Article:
Age Action has urged the HSE to reverse its decision to introduce a smoke free campus policy to all public nursing homes and psychiatric facilities in the Midlands.
“These facilities have been, and continue to be, exempt from the 2003 smoking legislation, and the HSE’s decision to voluntarily impose the ban on residential facilities for older people will cause unnecessary hardship for residents,” Age Action spokesperson Eamon Timmins said.
Age Action does not condone smoking and strongly supports measures which help smokers quit. However, it believes the new ban will result in some older people experiencing undue hardship.
“There were good reasons why nursing homes and psychiatric facilities were exempt from the original smoking ban, and these reasons have not changed,” Mr Timmins said. “The benefits of forcing these older people to cease smoking must be balanced against the hardship it will cause for older people who have smoked for many years and some of whom have dementia and other psychiatric conditions. For those who wish to continue smoking, it will involve in them having to be accompanied off site to smoke, with the resultant strain on already scarce resources.”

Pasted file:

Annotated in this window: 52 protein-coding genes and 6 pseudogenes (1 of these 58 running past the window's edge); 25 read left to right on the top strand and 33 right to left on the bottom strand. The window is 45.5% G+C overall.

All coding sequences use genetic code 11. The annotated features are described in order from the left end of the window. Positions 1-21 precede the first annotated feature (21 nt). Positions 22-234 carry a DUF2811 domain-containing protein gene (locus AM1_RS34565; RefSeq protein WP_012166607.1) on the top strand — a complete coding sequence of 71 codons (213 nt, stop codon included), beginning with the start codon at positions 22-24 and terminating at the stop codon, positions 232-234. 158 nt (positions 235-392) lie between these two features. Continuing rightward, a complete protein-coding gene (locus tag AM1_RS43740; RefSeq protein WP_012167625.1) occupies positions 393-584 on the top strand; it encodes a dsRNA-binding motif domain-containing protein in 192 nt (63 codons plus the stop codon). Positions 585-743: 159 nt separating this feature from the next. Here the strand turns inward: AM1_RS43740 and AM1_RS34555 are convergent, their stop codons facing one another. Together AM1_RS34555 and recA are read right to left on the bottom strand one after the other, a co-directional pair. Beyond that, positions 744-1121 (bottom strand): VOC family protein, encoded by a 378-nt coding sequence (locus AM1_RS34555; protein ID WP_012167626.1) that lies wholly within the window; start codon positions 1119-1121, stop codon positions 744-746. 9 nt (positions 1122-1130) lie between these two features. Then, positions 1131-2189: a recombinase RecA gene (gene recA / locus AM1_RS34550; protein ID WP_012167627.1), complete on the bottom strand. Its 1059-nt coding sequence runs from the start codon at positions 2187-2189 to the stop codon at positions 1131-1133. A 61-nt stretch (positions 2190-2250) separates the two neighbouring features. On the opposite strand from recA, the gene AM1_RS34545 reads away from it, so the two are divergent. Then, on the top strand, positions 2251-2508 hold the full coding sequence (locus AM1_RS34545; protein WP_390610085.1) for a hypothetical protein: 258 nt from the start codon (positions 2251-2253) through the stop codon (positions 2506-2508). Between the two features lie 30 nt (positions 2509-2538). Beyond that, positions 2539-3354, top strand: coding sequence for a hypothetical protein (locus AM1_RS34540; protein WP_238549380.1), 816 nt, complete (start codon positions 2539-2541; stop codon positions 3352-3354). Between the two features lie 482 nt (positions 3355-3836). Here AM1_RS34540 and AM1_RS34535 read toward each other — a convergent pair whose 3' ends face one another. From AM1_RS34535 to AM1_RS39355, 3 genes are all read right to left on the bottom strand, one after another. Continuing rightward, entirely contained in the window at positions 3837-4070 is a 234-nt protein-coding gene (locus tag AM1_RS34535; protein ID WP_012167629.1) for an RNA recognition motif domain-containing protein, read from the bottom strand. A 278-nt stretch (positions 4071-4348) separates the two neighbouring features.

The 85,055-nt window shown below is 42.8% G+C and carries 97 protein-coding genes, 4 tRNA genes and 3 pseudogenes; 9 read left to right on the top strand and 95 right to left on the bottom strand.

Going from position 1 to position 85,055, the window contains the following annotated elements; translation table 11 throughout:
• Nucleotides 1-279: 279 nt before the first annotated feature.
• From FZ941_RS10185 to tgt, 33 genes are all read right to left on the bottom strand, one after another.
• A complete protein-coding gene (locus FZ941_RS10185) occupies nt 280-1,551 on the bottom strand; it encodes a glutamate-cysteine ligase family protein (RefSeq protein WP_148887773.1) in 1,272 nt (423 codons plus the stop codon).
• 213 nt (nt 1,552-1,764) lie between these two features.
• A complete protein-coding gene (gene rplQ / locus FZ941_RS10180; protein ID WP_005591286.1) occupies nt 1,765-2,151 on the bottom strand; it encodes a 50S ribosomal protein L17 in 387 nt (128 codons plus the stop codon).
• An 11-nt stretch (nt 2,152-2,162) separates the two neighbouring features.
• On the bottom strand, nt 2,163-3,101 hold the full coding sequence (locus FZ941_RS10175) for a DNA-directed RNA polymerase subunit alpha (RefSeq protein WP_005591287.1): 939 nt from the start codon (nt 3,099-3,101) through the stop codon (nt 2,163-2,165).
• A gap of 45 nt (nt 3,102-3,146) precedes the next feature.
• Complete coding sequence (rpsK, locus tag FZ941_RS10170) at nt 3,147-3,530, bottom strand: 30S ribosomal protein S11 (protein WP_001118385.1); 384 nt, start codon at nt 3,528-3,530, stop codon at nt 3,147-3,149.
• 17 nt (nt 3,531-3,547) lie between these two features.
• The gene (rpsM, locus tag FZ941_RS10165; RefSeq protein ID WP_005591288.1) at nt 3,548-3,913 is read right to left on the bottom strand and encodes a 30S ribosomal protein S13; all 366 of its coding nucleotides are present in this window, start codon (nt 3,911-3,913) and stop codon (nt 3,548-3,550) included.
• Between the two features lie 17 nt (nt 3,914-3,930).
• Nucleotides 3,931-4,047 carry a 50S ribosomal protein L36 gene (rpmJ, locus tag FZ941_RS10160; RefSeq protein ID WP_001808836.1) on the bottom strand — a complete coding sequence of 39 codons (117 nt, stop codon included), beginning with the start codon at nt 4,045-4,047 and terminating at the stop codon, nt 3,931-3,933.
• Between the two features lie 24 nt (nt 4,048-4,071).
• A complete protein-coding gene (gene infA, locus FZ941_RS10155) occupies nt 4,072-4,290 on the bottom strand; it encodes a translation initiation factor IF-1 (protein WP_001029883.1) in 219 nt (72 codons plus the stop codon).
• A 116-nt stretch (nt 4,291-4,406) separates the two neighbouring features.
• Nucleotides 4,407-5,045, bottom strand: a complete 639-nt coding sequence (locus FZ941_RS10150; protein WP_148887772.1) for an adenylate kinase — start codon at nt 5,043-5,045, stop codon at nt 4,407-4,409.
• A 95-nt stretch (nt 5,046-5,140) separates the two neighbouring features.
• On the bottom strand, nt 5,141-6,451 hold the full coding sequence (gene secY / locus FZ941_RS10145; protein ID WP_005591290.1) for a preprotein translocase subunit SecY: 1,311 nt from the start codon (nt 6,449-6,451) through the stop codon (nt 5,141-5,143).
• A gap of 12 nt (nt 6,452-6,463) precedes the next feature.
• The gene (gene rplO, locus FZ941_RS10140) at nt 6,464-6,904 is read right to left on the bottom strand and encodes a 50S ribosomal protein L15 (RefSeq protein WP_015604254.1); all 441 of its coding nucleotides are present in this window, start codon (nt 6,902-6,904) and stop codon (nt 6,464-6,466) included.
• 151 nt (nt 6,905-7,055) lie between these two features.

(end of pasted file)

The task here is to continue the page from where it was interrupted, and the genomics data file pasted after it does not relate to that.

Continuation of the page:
Age Action stressed that nursing homes were first and foremost homes for their residents. “While we accept that smoking is damaging to a person’s health, up to now nursing home residents have been accommodated with smoking rooms or designated outdoor areas, enabling people to smoke as they would if they were at home,” Mr Timmins said.
“The HSE’s decision to introduce its smoke free campus policy to all HSE sites in the midlands from today is a marked change in this approach and will force smokers to leave the campus to smoke, and to be accompanied by staff to ensure their safety. For frail and vulnerable people this is not a satisfactory situation and the decision must be reversed as a matter of urgency.”
The HSE plans to extend the smoke free campus policy to all HSE sites by 2015.